Elena Rybakina has not been to Kazakhstan since April and the next time she will wear her country’s colors on her back will be in the Billie Jean King Cup in Glasgow in November. Although she still lives in Moscow, having switched her allegiance from Russia in 2018, her history-making victory in the Wimbledon final on Saturday will surely make her a household name in her adopted country. Moreover, her win against Ons Jabeur could also spark a surge of interest in tennis in Kazakhstan and inspire the next generation.
Being the center of attention is not necessarily something with which Rybakina is comfortable. Her non-celebration, unless you count blowing out her cheeks, at the end of the final was absolutely on point for the 23‑year‑old, who would happily just merge into the background if she could. The extra media attention after winning her first grand slam title is something she will have to get used to and how she deals with it could go a long way to deciding how she performs in the coming months as she comes to terms with her achievement and what it means for her, and for Kazakhstan.
“Well for now I can say that I’m not enjoying it [the attention] that much,” she said, a few hours after her triumph. “But maybe one day I’m going to be more relaxed because there is so much more attention now, but I just didn’t expect it.”
There is a bit of Petra Kvitova about Rybakina. Not just in stature; at 6ft, she is one of the taller players on the Tour, but Rybakina is also the youngest women’s champion at Wimbledon since Kvitova in 2011. Like the Czech, she’s not used to the limelight. Kvitova learned to accept it and eventually to enjoy it; Rybakina will take any advice she can get.
“Everybody is trying to help me because it’s the first time and there is so much attention,” she said. “It’s not easy for me, because I’m a calm person. I don’t really like to be in front of everybody. This part of the job is still tough for me, but hopefully everyone will help me improve in this, like I did in tennis. Let’s see. Hopefully it will get better and better.”
Her tennis, by contrast, does not need much work. One of the best servers on the Tour, she moves extremely well, her groundstrokes are punishing and accurate, and her ability to stay calm on the court means that when she is in the most pressurized situations, such as grand slam finals, she can come through.
Rybakina’s coach, Stefano Vukov, said the player’s temperament was one of the reasons he knew she would one day win a grand slam. “I was 100% sure she could win one,” he said. “She was calm in big moments. I saw that she has this gift. Everybody feels the nerves but she’s a very clutch player and she showed me that from the first tournaments she ever played, when the scores were getting close, she was always the one coming out of these close contests.”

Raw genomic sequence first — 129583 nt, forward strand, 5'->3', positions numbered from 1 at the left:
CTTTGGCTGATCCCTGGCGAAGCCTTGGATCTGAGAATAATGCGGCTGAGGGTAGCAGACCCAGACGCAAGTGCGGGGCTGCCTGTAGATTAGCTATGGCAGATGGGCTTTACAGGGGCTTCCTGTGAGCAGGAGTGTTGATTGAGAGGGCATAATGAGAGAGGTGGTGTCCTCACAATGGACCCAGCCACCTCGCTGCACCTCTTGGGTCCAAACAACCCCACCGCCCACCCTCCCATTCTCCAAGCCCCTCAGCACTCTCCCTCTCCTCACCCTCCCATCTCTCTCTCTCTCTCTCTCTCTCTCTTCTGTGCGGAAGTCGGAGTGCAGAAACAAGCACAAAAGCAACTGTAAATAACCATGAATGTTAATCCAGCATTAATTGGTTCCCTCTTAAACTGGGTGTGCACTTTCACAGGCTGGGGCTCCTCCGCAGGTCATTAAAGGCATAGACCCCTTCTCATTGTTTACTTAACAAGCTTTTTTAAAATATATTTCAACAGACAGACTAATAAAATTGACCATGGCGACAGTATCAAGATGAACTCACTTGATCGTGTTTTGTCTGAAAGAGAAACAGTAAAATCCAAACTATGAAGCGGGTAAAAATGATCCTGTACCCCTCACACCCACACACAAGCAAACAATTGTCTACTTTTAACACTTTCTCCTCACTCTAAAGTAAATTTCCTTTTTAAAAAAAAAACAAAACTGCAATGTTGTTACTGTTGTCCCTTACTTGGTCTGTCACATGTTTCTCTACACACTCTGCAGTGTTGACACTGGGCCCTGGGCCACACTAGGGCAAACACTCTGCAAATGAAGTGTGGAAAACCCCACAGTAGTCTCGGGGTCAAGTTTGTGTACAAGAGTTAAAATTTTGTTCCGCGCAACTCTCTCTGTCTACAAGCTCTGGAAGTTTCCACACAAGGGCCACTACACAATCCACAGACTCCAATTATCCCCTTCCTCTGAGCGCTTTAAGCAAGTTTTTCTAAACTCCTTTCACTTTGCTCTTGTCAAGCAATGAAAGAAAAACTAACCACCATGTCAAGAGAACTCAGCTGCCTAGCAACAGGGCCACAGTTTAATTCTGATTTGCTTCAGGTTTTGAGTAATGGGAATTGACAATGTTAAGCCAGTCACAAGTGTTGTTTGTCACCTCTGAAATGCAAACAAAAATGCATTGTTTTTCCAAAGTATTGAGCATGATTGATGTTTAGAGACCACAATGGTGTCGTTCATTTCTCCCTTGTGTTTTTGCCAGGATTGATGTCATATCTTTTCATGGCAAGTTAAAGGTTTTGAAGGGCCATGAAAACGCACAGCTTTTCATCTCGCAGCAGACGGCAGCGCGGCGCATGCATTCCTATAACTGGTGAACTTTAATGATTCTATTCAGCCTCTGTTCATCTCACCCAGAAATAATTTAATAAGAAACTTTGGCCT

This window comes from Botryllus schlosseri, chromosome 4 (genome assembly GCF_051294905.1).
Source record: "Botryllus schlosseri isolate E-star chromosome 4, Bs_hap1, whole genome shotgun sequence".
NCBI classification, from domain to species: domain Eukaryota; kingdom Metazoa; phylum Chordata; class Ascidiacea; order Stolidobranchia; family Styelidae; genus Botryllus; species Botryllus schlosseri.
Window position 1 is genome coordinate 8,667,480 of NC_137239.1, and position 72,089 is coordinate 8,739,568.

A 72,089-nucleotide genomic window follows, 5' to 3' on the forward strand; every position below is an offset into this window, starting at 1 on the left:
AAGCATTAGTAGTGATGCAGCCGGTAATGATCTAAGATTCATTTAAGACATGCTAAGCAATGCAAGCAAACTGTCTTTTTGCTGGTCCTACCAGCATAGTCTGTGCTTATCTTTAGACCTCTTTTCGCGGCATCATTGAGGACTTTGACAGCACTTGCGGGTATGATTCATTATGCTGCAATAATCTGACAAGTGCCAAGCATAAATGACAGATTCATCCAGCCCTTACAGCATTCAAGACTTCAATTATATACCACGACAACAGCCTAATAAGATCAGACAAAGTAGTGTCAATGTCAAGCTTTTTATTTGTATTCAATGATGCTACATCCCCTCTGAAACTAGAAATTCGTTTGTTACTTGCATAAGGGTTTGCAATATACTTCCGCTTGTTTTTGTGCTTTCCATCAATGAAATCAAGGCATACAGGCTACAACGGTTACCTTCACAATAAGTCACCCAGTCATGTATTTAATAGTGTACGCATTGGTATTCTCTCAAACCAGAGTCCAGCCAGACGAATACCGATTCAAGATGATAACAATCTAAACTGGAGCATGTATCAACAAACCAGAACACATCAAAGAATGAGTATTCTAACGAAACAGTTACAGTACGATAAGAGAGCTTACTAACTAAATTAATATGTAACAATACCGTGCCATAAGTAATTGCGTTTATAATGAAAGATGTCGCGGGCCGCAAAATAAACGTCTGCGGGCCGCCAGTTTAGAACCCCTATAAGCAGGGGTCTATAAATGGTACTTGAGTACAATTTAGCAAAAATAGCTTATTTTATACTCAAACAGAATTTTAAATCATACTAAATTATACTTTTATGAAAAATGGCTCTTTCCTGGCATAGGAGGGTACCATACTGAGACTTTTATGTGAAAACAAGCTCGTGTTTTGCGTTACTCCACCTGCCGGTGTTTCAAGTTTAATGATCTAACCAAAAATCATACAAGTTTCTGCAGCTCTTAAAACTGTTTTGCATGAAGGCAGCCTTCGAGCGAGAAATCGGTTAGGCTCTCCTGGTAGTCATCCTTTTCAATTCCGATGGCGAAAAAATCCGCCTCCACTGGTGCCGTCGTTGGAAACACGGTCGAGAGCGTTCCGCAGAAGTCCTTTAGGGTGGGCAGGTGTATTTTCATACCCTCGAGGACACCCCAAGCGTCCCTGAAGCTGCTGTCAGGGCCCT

The relationship between Vukov, from Croatia, and Rybakina has been instrumental to her success. When he first took over in 2019 she was ranked about 200 but had big dreams and big goals. “She came to me and she said, I want to be No. 1 in the world,” he recalled. “I was like, OK, take it easy a little bit. See if you can win an [ITF] $25,000. She wins two straight tournaments in a row, just to prove me wrong. I kind of saw that little competition between me and her, that it was working. I was trying to say you can’t do it. And she’s like watch me, I can do it.
“I saw from her that she really wanted to move fast. I told her: ‘It takes time, you’re not ready, be patient, don’t rush into things.’ I think that year that we finished No. 36, which was an unbelievable jump in eight or nine months. So there I saw that she just does not belong in a level of 100, 50, definitely a top-10 player one day and with the potential to win a grand slam.”
Rybakina will now become a target for others, which is pressure in itself. Vukov believes she can go on to become the world No. 1, in time; and she is equally confident in her abilities. “I always believed, I just didn’t know if it was going to happen or not,” she said.
“Many things were happening before and I wasn’t preparing so well for this tournament, but it has turned out so well like this. I’m super happy.”
Had there been ranking points on offer – they were removed in response to Wimbledon’s decision to ban Russian and Belarusian players – Rybakina would have risen to No. 7 and been set for a place in the WTA Finals. Nothing, she said, has changed.
“The goal for this year was to be top 10 and it’s still the same goal,” she said. “And to be in the draws for the grand slams and try to win another one.”